1. Establish a standard workflow and communication process

How do you communicate with your team members, and your suppliers? Ideally, you should have roles and responsibilities clearly communicated with team members so that everyone knows who’s doing specific tasks such as processing the different types of invoice formats, handling exceptions, or delegating and escalating the more exceptional tasks when necessary. This can help with standardising and improving workflow, and to ensure your team can allocate the right resources to address any issue in a timely manner, before payments are pushed beyond agreed credit terms.

An electronic invoicing system can give all your stakeholders full visibility into the AP workload status. With real-time information about invoice status and associated actions available for all those authorised to see, team members can collaborate better, while suppliers can find the information they need without calling in or emailing you to chase for any payment.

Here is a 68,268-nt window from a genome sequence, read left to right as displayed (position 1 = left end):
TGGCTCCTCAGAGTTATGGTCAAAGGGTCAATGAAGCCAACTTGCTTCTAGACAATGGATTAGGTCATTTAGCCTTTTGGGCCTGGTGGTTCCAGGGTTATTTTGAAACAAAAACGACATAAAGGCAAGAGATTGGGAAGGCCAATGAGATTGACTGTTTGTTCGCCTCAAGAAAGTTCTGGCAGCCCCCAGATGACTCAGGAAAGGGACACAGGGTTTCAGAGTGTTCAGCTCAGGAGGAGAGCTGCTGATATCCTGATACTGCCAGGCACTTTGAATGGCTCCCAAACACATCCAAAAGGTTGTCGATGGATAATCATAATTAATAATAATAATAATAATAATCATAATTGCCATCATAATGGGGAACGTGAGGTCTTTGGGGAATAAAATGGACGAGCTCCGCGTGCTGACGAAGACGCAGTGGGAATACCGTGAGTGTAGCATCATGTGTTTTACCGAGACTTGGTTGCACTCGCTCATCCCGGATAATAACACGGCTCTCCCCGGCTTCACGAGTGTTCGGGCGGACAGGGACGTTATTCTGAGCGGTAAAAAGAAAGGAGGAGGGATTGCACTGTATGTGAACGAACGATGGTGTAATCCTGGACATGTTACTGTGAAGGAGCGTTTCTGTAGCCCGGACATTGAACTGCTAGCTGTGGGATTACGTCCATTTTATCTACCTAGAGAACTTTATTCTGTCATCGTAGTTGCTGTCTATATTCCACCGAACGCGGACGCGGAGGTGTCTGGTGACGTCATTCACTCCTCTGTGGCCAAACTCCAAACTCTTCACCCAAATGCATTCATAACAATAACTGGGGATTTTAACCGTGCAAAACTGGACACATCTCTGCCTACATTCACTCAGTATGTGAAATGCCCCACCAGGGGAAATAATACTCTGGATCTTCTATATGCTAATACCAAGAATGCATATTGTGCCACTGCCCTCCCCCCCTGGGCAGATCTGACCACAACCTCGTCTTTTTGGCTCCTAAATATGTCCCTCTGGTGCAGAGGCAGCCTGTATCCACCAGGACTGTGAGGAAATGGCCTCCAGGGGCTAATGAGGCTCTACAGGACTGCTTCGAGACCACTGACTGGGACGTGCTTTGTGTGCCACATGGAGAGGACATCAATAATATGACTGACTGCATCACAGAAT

Also, why limit your team to the bounds of your office? Allow your employees to work wherever they may be with an application that’s optimised for mobile devices.

  1. Collaborate better with your suppliers

We all know late payment isn’t always the fault of the buying organisation. Far from it, sometimes suppliers send invoices in the wrong format or with inaccurate information, especially the ‘long tail’ of suppliers that invoice less frequently. To minimise the inevitable delay when it arrives into the business, set out clear invoicing guidelines and provide templates to assist suppliers, so they can bill you in the right format. Alternatively there are systems, commonly known as supplier portals, that allow suppliers to submit their invoices by using standard online templates that guarantee compliance with the fields and formats your finance system will accept. A best in breed system, such as web3 eInvoicing, provides an easy to use supplier portal with auto validation functionality to ensure that invoices are always correct and consistent.

  1. Create frictionless invoicing for your top tier suppliers